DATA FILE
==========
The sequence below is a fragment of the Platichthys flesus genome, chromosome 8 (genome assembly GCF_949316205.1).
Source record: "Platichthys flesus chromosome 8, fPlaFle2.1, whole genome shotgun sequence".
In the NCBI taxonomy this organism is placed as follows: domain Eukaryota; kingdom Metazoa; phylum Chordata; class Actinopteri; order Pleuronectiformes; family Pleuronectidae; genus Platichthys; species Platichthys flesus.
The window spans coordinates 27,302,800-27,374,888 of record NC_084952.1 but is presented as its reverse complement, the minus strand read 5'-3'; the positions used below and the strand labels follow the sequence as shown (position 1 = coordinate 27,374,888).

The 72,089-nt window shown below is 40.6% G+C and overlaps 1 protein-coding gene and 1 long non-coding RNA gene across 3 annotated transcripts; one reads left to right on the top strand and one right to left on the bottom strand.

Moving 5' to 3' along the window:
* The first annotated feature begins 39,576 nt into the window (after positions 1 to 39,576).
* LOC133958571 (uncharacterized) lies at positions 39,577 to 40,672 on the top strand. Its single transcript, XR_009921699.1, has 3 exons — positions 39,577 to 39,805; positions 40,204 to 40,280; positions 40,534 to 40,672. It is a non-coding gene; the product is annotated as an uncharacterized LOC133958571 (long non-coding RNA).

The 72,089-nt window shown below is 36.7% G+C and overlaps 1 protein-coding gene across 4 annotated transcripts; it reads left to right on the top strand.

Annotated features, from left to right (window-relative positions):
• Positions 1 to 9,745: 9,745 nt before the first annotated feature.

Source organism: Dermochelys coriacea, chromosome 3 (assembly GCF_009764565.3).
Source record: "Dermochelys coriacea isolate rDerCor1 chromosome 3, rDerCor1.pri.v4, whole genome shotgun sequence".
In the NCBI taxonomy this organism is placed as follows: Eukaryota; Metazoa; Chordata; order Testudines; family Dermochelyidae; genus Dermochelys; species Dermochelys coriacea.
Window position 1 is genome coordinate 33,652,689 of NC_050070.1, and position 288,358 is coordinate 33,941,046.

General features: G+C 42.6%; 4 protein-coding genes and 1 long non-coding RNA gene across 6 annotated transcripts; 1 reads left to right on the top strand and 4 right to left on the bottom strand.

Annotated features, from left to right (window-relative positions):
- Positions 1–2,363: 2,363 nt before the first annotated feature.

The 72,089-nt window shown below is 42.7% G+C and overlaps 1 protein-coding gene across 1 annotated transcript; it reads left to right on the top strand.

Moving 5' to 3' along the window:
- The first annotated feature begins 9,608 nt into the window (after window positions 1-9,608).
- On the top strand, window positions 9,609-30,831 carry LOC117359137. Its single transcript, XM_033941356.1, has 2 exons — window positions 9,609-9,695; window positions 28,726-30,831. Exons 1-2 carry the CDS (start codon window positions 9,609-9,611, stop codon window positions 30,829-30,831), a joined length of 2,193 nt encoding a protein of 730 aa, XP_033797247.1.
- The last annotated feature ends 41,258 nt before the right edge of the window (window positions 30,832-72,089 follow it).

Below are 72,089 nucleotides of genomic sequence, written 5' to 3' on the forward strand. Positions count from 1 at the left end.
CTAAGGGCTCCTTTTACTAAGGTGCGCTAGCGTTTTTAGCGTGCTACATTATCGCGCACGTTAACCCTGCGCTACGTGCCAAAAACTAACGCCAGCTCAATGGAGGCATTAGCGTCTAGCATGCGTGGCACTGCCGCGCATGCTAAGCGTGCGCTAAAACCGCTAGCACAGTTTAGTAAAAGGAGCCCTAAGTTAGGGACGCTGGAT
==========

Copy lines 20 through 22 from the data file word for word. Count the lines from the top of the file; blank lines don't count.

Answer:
Moving 5' to 3' along the window:
- The first annotated feature begins 9,608 nt into the window (after window positions 1-9,608).
- On the top strand, window positions 9,609-30,831 carry LOC117359137. Its single transcript, XM_033941356.1, has 2 exons — window positions 9,609-9,695; window positions 28,726-30,831. Exons 1-2 carry the CDS (start codon window positions 9,609-9,611, stop codon window positions 30,829-30,831), a joined length of 2,193 nt encoding a protein of 730 aa, XP_033797247.1.